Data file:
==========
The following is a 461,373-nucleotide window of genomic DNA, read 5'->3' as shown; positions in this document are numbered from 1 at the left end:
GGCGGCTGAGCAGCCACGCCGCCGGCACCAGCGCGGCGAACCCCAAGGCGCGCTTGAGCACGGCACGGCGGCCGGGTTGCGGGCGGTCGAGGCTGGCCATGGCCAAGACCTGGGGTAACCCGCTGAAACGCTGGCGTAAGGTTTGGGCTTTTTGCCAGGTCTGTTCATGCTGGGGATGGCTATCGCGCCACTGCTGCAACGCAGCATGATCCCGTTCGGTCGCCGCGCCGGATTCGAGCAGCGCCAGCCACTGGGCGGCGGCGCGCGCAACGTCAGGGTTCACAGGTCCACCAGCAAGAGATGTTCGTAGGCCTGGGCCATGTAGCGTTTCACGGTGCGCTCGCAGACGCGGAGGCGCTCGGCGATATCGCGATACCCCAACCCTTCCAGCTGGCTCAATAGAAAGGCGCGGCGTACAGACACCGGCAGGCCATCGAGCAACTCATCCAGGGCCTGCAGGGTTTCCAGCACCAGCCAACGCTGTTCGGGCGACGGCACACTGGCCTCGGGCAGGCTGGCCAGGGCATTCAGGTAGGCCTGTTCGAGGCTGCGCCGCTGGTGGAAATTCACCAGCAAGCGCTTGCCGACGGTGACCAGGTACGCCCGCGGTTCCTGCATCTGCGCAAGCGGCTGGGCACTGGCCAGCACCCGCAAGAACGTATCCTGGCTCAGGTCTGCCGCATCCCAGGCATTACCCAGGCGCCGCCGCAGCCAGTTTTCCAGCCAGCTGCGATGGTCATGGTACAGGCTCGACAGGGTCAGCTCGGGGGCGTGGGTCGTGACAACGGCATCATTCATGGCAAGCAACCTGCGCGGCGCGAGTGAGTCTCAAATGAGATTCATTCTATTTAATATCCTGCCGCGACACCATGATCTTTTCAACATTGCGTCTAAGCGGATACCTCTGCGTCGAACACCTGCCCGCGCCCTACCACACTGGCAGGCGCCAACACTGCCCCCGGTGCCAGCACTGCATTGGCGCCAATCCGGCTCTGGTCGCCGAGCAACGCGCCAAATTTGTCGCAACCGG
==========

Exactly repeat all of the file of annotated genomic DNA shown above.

The following is a 461,373-nucleotide window of genomic DNA, read 5'->3' as shown; positions in this document are numbered from 1 at the left end:
GGCGGCTGAGCAGCCACGCCGCCGGCACCAGCGCGGCGAACCCCAAGGCGCGCTTGAGCACGGCACGGCGGCCGGGTTGCGGGCGGTCGAGGCTGGCCATGGCCAAGACCTGGGGTAACCCGCTGAAACGCTGGCGTAAGGTTTGGGCTTTTTGCCAGGTCTGTTCATGCTGGGGATGGCTATCGCGCCACTGCTGCAACGCAGCATGATCCCGTTCGGTCGCCGCGCCGGATTCGAGCAGCGCCAGCCACTGGGCGGCGGCGCGCGCAACGTCAGGGTTCACAGGTCCACCAGCAAGAGATGTTCGTAGGCCTGGGCCATGTAGCGTTTCACGGTGCGCTCGCAGACGCGGAGGCGCTCGGCGATATCGCGATACCCCAACCCTTCCAGCTGGCTCAATAGAAAGGCGCGGCGTACAGACACCGGCAGGCCATCGAGCAACTCATCCAGGGCCTGCAGGGTTTCCAGCACCAGCCAACGCTGTTCGGGCGACGGCACACTGGCCTCGGGCAGGCTGGCCAGGGCATTCAGGTAGGCCTGTTCGAGGCTGCGCCGCTGGTGGAAATTCACCAGCAAGCGCTTGCCGACGGTGACCAGGTACGCCCGCGGTTCCTGCATCTGCGCAAGCGGCTGGGCACTGGCCAGCACCCGCAAGAACGTATCCTGGCTCAGGTCTGCCGCATCCCAGGCATTACCCAGGCGCCGCCGCAGCCAGTTTTCCAGCCAGCTGCGATGGTCATGGTACAGGCTCGACAGGGTCAGCTCGGGGGCGTGGGTCGTGACAACGGCATCATTCATGGCAAGCAACCTGCGCGGCGCGAGTGAGTCTCAAATGAGATTCATTCTATTTAATATCCTGCCGCGACACCATGATCTTTTCAACATTGCGTCTAAGCGGATACCTCTGCGTCGAACACCTGCCCGCGCCCTACCACACTGGCAGGCGCCAACACTGCCCCCGGTGCCAGCACTGCATTGGCGCCAATCCGGCTCTGGTCGCCGAGCAACGCGCCAAATTTGTCGCAACCGG